Antifungal Drug May Be Repurposed As An Anti-Cancer Agent

Pan Pantziarka, PhD Member of the ReDO project and the Anticancer Fund Research from the Repurposing Drugs in Oncology (ReDO) projectMedicalResearch.com Interview with:
Pan Pantziarka, PhD

Member of the ReDO project and the Anticancer Fund
Research from the Repurposing Drugs in Oncology (ReDO) project

MedicalResearch: What is the background for this study?

Dr. Pantziarka: This study is one of a number initiated by the Repurposing Drugs in Oncology (ReDO) project. ReDO is an international collaboration between the Belgian foundation the Anticancer Fund and the US not-for-profit GlobalCures. ReDO includes researchers based in the UK, Belgium and the US. The project aims to identify the most promising non-cancer drugs which have evidence that they may be effective additions to oncological treatments. Itraconazole, the subject of this study, is a well-characterised and commonly used anti-fungal agent that is available internationally and at relatively low cost.

MedicalResearch: What are the main findings?

Dr. Pantziarka: We have summarised a broad range of in vitro, in vivo and clinical evidence of anti-cancer activity in itraconazole. In particular there is strong evidence that itraconazole has activity against the Hedgehog signalling pathway, which is active in a variety of different cancer indications. Our study also includes details of a number of positive clinical trials which have reported, and includes details of some still in progress. The level of evidence is particularly striking in basal cell carcinoma, prostate and lung cancer.

MedicalResearch: What should clinicians and patients take away from your report?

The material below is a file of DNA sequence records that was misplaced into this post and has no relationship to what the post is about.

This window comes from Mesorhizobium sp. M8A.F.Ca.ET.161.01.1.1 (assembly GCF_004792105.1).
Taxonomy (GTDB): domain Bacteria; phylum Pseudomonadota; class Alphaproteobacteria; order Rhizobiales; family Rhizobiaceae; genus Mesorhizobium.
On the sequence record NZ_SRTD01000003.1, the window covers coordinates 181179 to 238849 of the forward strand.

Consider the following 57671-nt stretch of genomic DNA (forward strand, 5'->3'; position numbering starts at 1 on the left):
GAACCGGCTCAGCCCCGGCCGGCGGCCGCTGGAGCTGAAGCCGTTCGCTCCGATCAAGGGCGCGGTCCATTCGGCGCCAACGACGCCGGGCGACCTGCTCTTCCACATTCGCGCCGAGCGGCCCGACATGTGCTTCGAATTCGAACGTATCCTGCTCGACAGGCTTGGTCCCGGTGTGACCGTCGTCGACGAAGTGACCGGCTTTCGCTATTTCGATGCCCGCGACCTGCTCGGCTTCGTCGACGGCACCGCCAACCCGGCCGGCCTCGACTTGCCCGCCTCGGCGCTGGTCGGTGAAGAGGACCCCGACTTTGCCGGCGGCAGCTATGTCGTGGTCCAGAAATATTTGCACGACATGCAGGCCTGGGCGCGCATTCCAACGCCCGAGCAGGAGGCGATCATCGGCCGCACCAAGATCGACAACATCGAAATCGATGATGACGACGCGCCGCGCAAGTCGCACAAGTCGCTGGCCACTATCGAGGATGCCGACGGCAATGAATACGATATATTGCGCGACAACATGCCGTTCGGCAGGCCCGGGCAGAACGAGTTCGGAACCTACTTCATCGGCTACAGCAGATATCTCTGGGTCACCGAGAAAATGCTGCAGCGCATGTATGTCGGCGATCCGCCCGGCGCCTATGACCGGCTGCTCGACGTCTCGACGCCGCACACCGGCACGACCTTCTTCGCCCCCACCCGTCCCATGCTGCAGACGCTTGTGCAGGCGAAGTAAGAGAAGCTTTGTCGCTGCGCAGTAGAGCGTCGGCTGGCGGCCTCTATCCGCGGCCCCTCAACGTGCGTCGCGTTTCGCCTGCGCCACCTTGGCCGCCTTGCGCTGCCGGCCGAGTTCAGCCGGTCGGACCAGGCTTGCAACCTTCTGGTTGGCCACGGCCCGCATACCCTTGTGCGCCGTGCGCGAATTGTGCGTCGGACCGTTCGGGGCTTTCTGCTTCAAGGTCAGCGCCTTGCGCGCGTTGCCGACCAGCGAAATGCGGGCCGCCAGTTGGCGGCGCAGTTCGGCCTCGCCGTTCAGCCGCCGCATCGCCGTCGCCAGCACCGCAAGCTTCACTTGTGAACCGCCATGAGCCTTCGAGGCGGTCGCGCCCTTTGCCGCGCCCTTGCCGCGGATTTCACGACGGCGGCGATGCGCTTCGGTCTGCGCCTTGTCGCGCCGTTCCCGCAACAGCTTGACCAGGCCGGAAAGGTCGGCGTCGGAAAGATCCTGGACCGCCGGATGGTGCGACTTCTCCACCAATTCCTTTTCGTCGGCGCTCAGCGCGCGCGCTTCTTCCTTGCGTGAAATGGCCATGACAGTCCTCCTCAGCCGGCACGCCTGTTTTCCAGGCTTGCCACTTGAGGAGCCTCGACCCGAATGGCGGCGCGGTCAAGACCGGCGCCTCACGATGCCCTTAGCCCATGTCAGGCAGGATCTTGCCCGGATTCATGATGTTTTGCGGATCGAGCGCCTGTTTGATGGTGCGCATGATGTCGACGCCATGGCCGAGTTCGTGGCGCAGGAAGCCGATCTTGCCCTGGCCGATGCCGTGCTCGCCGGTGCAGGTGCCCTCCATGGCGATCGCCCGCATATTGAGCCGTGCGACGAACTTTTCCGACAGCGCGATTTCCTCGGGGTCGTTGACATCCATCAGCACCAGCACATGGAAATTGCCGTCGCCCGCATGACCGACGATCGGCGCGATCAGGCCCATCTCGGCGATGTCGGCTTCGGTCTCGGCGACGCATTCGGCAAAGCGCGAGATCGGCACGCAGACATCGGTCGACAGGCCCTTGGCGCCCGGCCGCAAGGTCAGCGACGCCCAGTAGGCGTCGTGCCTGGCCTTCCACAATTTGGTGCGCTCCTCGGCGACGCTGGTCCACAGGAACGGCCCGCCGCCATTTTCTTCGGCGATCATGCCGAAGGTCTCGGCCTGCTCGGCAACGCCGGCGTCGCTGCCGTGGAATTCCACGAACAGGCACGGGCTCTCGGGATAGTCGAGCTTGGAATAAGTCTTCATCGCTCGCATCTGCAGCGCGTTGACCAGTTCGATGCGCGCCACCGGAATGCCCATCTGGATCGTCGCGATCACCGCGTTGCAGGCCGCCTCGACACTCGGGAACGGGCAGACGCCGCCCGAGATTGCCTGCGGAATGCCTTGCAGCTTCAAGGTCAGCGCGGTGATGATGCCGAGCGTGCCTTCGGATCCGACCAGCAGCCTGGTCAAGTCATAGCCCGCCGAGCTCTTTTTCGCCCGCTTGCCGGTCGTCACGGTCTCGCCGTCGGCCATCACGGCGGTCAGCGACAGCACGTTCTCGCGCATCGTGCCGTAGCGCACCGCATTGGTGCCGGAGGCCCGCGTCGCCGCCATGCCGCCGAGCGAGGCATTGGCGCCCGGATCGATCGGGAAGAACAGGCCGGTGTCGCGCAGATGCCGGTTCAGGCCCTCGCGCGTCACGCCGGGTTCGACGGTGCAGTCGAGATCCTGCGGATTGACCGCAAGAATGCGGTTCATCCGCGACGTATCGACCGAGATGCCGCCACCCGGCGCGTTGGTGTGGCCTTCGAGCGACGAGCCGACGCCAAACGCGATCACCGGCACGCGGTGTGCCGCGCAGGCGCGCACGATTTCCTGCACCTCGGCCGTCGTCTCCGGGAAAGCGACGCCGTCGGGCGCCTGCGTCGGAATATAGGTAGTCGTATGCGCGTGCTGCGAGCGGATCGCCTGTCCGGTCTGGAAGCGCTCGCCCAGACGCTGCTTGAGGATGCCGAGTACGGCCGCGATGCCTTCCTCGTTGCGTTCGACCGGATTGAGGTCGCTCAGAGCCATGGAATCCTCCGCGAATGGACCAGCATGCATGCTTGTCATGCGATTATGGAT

Dr. Pantziarka: Clinicians should find a summary of the various lines of evidence for the anticancer activity of itraconazole. This can inform the design of new clinical trials or it can provide data to support the use of itraconazole as a treatment in appropriate case settings. For patients there is information that they can pass on to their clinicians in order to explore future treatment options.

MedicalResearch: What recommendations do you have for future research as a result of this study?

Dr. Pantziarka: As part of our work in the ReDO project we include supplementary information along with our main findings. In the case of itraconazole we have identified a range of possible drug combinations – both standard therapies and other repurposed drugs – which warrant further investigation in a clinical setting. We hope that this can provide a starting point for the design of innovative trials in a number of specified cancers.

Citation:

Pantziarka Pan, Sukhatme Vidula, Bouche Gauthier, Meheus Lydie and Sukhatme Vikas P (2015) Repurposing Drugs in Oncology (ReDO)—itraconazole as an anti-cancer agent ecancer 9 521

MedicalResearch.com Interview with: Pan Pantziarka, PhD (2015). MedicalResearch.com Interview with: Pan Pantziarka, PhD